Stop at Pho Le (413–415 Nguyen Trai) on your way back into town for a late lunch at what is considered by many to be one of the top pho (noodle soup) restaurants in town. One of Vietnam’s national dishes, pho is an absolute must-try when visiting the country, and the beef variety (pho bo) is most popular in the south.
In the evening, hit Bui Vien street, which is pedestrian-only on weekend nights. The street is home to dozens of bars and restaurants ranging from dives to sit-down establishments.
Day 3: There’s life outside District 1
Slow the pace down a bit by visiting Van Thanh Swimming Pool, an oasis in Binh Thanh District that features gardens and a large pool (entry costs US$4). Drinks and snacks are sold at a restaurant next to the pool. Lounging on the sun chairs is a great antidote to the frenetic pace of Saigon.
Once you’ve soaked up enough sun, taxi over to District 2’s Thao Dien neighborhood. This leafy part of town is home to many nice restaurants, bars and shops, as well as Saigon Outcast. This hang-out space offers a rock climbing wall, food and drinks and regularly hosts events like craft beer festivals and farmers’ markets. It’s easy to while away an afternoon and evening at Outcast, while escaping the crowds of District 1 and getting a taste of modern local life.
If you have the energy, numerous rooftop bars light up around town at night. These can be on the pricier side, but they offer spectacular views of the city, and many have good happy hours, especially Air360 and OMG, both of which are located near Ben Thanh Market.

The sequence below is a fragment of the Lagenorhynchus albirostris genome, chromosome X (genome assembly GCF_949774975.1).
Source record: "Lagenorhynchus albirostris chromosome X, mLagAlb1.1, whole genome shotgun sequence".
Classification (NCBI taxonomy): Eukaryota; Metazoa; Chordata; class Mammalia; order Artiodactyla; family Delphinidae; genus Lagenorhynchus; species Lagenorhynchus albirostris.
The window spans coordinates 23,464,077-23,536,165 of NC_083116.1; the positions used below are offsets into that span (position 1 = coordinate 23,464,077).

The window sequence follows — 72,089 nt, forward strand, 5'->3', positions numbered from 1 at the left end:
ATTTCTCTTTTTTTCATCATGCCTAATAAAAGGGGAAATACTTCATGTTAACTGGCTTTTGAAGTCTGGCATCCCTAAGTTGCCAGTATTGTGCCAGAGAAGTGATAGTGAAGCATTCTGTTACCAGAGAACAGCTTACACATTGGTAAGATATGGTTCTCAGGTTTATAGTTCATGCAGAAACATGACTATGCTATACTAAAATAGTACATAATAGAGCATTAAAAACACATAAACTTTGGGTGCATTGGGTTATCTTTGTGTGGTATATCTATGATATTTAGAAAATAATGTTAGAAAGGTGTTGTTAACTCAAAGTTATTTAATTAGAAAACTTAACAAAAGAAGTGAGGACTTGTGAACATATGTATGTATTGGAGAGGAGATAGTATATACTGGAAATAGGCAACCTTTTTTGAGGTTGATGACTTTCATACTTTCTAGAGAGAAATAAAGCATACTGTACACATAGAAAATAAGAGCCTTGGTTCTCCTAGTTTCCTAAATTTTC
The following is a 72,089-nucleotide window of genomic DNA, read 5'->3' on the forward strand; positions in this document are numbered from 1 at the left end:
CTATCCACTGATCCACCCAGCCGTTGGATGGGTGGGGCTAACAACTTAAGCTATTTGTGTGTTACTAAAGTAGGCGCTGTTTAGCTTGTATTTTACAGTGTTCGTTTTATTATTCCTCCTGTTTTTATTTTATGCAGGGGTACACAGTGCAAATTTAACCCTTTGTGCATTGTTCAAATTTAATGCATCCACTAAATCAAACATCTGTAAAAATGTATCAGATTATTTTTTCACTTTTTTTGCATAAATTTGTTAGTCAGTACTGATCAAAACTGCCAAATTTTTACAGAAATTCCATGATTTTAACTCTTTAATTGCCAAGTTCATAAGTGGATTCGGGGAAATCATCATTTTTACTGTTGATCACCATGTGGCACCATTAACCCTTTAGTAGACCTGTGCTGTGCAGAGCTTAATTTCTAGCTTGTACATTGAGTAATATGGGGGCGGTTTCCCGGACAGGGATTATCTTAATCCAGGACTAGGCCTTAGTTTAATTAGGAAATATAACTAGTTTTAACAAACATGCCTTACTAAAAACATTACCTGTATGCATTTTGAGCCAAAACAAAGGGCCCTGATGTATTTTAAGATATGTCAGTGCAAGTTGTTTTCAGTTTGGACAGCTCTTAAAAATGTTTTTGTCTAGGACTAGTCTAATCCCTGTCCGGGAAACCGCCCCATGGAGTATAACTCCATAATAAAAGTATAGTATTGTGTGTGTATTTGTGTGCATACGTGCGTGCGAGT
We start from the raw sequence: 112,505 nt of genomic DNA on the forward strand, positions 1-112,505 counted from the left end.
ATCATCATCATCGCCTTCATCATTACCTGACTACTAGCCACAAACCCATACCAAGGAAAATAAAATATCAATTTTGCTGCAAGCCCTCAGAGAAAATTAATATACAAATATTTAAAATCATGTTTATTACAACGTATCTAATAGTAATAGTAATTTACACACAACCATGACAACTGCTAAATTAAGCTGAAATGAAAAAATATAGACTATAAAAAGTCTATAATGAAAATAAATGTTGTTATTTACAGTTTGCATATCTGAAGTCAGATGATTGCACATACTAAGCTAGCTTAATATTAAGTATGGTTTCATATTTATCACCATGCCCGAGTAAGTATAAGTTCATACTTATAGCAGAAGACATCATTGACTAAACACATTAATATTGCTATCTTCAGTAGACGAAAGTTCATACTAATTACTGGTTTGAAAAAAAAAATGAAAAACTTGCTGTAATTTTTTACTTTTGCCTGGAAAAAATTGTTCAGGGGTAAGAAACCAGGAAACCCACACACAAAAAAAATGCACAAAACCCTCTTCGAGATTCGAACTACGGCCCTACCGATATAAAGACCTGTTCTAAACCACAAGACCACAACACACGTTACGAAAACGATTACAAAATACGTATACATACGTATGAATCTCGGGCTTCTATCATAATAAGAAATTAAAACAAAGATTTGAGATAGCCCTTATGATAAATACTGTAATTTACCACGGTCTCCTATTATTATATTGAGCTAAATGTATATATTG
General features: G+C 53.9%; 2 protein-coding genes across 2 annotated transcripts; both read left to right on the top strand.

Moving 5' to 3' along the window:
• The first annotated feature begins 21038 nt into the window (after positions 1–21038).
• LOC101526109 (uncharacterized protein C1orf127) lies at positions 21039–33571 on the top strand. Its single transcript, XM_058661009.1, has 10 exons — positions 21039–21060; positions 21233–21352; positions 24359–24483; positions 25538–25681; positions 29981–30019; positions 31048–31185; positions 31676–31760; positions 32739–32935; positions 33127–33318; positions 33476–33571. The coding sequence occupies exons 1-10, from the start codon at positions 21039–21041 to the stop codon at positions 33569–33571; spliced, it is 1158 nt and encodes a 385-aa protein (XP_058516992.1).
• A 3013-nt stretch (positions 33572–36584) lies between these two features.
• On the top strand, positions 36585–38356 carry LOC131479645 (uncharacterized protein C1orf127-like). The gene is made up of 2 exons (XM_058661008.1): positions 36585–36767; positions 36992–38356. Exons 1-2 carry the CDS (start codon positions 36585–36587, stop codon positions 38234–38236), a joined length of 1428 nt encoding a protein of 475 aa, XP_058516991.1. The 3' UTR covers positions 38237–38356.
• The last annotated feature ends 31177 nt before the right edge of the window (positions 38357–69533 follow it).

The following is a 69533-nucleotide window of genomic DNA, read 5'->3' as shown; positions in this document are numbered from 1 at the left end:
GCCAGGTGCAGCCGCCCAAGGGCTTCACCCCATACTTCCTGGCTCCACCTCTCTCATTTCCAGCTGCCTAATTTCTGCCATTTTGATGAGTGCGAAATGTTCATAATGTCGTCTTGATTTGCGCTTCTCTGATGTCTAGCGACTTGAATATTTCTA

What’s on the rise in the city
Saigon is a rapidly developing city, and as a result there are huge construction projects going on that may impact your stay or visit. The city’s first metro line is being built beneath District 1, and fencing has blocked off large stretches of Le Loi street, a major thoroughfare, as well as the roundabout in front of Ben Thanh Market and neighboring September 23 Park. So, take note and plan ahead!
Public transport isn’t a viable option for getting around HCMC, so you’ll have to rely on taxis and motorbikes. Uber and Grab offer both car and motorcycle options. For traditional taxis, stick with Vinasun or Mai Linh as they’re the most reliable — though keep in mind that most drivers speak minimal English.
Where to stay
HCMC has plenty of hotels that offer beautiful rooms and standup service at less than US$100 a night. Some of our favorites include:
The Cinnamon Hotel. Delightfully retro rooms right in the middle of the downtown action. 74 Le Thi Rieng, Ben Thanh, +84 28 3926 0130
The Alcove Library Hotel. This Victorian-library-themed hotel in a quiet part of town is a quick hop away from the airport. 133A Nguyen Dinh Chinh, 8, Phu Nhuan, +84 28 6256 9966
Ben Thanh Boutique Hotel. Walking distance to Calmette street, where you’ll find chocolatiers Maison Marou. 55/34 Le Thi Hong Gam, Nguyen Thai Binh, +84 83 821 8334
Vietnam’s cuisine varies greatly across different regions of the country, and Saigon is a great place to sample southern specialties. Here are three must-try dishes:
Banh xeo. These rice pancakes come stuffed with seafood or other fillings. Try it at Banh Xeo 46A.
Bun thit nuong. This classic includes dry vermicelli noodles covered in herbs, grilled pork and fried spring rolls. Try it at Chi Tuyen.
Bo kho. This beef stew comes with noodles or French bread — perfect for rainy days. Try it at Pho Quynh.
This story first appeared in the December 2017 issue of Smile magazine.